Object-oriented programming (OOP) is a programming paradigm that uses "objects" to design applications and computer programs. It is based on several techniques, including inheritance, modularity, polymorphism, and encapsulation. It was not commonly used in mainstream software application development until the early 1990s. Many modern programming languages now support OOP.
Object-oriented programming roots reach all the way back to the 1960s, when the nascent field of software engineering had begun to discuss the idea of a software crisis. As hardware and software became increasingly complex, researchers studied how software quality could be maintained. Object-oriented programming was deployed to address this problem by strongly emphasizing modularity (discrete units of programming logic) in software.
The Simula programming language was the first to introduce the concepts underlying object-oriented programming (objects, classes, subclasses, virtual methods, coroutines, garbage collection, and discrete event simulation) as a superset of Algol. Smalltalk was the first programming language to be called "object-oriented".
Object-oriented programming may be seen as a collection of cooperating objects, as opposed to a traditional view in which a program may be seen as a list of instructions to the computer. In OOP, each object is capable of receiving messages, processing data, and sending messages to other objects. Each object can be viewed as an independent little machine with a distinct role or responsibility.
By way of "objectifying" software modules, object-oriented programming is intended to promote greater flexibility and maintainability in programming, and is widely popular in large-scale software engineering.  By virtue of its strong emphasis on modularity, object oriented code is intended to be simpler to develop and easier to understand later on, lending itself to more direct analysis, coding, and understanding of complex situations and procedures than less modular programming methods. Core Java Examples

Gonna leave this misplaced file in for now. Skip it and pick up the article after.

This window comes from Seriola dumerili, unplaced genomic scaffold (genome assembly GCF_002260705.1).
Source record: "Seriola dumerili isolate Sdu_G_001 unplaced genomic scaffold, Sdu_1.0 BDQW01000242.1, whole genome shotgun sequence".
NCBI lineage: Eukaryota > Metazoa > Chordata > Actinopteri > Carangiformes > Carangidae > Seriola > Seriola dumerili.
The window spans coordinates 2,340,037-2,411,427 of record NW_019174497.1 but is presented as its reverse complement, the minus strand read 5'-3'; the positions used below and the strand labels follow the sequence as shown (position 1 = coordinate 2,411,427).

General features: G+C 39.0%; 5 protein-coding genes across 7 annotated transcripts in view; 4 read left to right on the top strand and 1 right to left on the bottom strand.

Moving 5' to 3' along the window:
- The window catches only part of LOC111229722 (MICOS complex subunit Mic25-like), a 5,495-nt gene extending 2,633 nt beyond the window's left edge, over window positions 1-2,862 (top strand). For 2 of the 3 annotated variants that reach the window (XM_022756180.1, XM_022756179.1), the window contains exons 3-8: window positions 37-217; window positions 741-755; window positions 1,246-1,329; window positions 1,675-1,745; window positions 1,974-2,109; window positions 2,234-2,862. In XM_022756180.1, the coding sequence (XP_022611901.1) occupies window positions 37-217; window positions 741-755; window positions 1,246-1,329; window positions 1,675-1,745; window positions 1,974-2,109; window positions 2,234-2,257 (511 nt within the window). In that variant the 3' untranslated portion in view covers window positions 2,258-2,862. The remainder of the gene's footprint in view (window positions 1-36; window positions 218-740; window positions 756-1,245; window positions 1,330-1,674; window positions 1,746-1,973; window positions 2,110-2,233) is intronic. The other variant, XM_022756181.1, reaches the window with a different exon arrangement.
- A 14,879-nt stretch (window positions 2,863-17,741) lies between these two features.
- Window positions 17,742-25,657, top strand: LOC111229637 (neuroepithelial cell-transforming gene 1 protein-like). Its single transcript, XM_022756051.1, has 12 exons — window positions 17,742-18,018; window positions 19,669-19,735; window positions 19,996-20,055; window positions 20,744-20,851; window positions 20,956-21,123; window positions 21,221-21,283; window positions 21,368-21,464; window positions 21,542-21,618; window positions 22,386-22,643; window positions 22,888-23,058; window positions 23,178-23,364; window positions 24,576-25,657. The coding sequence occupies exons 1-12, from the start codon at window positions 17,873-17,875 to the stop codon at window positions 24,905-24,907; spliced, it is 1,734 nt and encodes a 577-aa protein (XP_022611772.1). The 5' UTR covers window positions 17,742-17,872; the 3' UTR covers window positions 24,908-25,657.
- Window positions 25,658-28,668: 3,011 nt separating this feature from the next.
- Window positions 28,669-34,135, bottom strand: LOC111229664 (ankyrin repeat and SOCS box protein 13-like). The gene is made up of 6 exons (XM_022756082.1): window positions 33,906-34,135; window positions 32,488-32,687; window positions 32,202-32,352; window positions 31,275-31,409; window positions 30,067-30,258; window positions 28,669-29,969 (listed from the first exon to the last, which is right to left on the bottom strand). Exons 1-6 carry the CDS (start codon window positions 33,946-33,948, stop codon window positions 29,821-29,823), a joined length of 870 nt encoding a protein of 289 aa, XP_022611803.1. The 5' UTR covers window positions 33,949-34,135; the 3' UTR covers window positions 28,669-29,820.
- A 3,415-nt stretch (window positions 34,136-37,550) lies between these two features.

The concept of objects and instances in computing had its first major breakthrough with the PDP-1 system at MIT which was probably the earliest example of capability based architecture. Another early example was Sketchpad made by Ivan Sutherland in 1963; however, this was an application and not a programming paradigm. Objects as programming entities were introduced in the 1960s in Simula 67, a programming language designed for making simulations, created by Ole-Johan Dahl and Kristen Nygaard of the Norwegian Computing Center in Oslo. (Reportedly, the story is that they were working on ship simulations, and were confounded by the combinatorial explosion of how the different attributes from different ships could affect one another. The idea occurred to group the different types of ships into different classes of objects, each class of objects being responsible for defining its own data and behavior.) Such an approach was a simple extrapolation of concepts earlier used in analog programming. On analog computers, such direct mapping from real-world phenomena/objects to analog phenomena/objects (and conversely), was (and is) called 'simulation'. Simula not only introduced the notion of classes, but also of instances of classes, which is probably the first explicit use of those notions.